displaystyle R= frac sum _ mathrm all reflections leftF_ o -F_ c right sum _ mathrm all reflections leftF_ o right where F is the structure factor. A similar quality criterion is Rfree,
which is calculated from a subset (~10%) of reflections that were not
included in the structure refinement. Both R factors depend on the
resolution of the data. As a rule of thumb, Rfree should be
approximately the resolution in angstroms divided by 10; thus, a
data-set with 2 Å resolution should yield a final Rfree ~ 0.2.
Chemical bonding features such as stereochemistry, hydrogen bonding
and distribution of bond lengths and angles are complementary measures
of the model quality. Phase bias is a serious problem in such
iterative model building. Omit maps are a common technique used to
check for this.[clarification needed]
It may not be possible to observe every atom in the asymmetric unit.
In many cases, disorder smears the electron density map. Weakly
scattering atoms such as hydrogen are routinely invisible. It is also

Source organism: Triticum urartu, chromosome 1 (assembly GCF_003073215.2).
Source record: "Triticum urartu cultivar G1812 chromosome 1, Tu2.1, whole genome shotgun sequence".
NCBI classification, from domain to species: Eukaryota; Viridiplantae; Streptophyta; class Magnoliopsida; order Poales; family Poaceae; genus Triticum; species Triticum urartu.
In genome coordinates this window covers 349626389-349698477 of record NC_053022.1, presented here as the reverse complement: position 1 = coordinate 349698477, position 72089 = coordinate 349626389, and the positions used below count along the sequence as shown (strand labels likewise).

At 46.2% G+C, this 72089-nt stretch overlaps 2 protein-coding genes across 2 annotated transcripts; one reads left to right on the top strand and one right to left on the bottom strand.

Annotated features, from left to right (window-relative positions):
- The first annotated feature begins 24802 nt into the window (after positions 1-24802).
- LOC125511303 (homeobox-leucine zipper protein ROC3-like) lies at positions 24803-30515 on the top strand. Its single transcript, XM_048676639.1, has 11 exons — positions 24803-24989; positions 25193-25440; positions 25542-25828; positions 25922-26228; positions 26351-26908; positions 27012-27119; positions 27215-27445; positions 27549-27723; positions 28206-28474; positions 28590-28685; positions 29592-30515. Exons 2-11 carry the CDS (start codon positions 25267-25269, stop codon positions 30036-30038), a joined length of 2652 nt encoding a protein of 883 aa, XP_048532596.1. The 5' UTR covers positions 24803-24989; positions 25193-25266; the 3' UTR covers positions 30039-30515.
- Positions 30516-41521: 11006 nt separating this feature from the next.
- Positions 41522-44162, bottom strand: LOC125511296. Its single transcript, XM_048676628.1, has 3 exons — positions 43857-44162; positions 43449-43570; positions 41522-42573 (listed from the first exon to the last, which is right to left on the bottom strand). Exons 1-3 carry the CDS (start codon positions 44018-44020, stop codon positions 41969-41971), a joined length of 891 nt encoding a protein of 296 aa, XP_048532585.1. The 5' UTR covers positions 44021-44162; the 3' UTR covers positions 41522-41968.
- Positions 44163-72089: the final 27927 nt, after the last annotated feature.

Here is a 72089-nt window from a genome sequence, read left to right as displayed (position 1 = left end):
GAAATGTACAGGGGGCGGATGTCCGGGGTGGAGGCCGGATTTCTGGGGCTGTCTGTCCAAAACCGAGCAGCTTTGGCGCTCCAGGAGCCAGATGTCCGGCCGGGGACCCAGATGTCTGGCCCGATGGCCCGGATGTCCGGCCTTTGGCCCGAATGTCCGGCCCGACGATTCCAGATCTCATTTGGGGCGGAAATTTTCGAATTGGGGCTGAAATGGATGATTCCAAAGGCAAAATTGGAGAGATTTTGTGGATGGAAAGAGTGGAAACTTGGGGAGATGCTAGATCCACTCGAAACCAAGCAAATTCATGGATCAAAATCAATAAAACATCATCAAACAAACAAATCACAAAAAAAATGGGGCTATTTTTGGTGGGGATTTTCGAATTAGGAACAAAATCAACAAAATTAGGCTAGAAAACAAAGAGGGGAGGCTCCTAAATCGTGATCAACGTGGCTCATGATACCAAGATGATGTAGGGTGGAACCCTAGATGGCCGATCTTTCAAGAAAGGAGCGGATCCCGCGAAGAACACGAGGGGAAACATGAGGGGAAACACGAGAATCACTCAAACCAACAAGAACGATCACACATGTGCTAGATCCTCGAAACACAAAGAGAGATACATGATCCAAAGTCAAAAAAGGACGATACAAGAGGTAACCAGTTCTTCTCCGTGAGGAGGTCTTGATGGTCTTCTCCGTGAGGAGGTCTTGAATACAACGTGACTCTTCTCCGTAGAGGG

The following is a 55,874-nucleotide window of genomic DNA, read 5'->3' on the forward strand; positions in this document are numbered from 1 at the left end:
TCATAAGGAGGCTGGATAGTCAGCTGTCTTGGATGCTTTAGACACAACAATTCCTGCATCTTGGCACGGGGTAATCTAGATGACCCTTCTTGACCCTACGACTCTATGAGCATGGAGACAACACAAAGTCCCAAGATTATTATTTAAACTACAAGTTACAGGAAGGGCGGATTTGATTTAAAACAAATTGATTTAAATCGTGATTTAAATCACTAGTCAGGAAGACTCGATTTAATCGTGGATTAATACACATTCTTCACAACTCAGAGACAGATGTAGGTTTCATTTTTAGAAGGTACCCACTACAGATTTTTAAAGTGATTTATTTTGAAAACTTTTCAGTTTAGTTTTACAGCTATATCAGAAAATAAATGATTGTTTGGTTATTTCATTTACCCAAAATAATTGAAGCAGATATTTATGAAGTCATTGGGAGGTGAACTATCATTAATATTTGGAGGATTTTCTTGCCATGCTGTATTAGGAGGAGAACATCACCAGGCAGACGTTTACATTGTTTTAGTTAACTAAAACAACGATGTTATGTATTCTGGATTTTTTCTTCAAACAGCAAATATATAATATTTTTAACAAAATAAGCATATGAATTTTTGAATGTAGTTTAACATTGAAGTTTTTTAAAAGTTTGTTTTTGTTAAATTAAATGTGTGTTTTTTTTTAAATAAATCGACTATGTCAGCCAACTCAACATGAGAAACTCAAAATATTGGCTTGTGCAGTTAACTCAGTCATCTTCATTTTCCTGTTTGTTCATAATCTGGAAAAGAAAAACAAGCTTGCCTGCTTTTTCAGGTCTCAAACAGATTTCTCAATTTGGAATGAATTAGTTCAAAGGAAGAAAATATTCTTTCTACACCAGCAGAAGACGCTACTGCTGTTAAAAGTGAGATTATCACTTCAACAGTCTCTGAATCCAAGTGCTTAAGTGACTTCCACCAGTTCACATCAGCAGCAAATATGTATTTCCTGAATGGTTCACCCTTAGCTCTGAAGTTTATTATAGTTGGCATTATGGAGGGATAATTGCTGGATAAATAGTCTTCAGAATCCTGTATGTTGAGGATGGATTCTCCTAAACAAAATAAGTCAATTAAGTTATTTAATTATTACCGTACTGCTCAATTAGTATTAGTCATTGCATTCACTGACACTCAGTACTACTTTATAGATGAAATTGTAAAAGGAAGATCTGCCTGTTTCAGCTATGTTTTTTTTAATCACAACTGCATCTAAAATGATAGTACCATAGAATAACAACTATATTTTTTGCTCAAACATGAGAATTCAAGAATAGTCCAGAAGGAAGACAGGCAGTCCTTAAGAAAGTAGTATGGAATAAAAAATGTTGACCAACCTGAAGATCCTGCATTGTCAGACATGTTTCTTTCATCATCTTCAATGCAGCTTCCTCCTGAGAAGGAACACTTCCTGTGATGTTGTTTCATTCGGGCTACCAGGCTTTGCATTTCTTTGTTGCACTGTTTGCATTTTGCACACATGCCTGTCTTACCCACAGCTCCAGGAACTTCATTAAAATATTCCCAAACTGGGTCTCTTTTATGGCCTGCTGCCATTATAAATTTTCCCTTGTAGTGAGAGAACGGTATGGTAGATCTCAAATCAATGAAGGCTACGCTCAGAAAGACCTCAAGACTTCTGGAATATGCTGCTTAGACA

possible for a single atom to appear multiple times in an electron
density map, e.g., if a protein sidechain has multiple (<4) allowed
conformations. In still other cases, the crystallographer may detect
that the covalent structure deduced for the molecule was incorrect, or
changed. For example, proteins may be cleaved or undergo
post-translational modifications that were not detected prior to the
crystallization.
Disorder[edit]
A common challenge in refinement of crystal structures results from
crystallographic disorder. Disorder can take many forms but in general
involves the coexistence of two or more species or conformations.
Failure to recognize disorder results in flawed interpretation.
Pitfalls from improper modeling of disorder are illustrated by the